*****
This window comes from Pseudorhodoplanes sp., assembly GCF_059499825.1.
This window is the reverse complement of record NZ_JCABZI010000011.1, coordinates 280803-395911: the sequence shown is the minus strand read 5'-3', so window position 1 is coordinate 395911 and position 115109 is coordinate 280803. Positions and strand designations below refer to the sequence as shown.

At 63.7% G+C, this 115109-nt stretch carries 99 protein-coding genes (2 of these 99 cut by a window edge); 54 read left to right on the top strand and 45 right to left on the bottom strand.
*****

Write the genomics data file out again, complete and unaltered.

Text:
This window comes from Pseudorhodoplanes sp., assembly GCF_059499825.1.
This window is the reverse complement of record NZ_JCABZI010000011.1, coordinates 280803-395911: the sequence shown is the minus strand read 5'-3', so window position 1 is coordinate 395911 and position 115109 is coordinate 280803. Positions and strand designations below refer to the sequence as shown.

At 63.7% G+C, this 115109-nt stretch carries 99 protein-coding genes (2 of these 99 cut by a window edge); 54 read left to right on the top strand and 45 right to left on the bottom strand.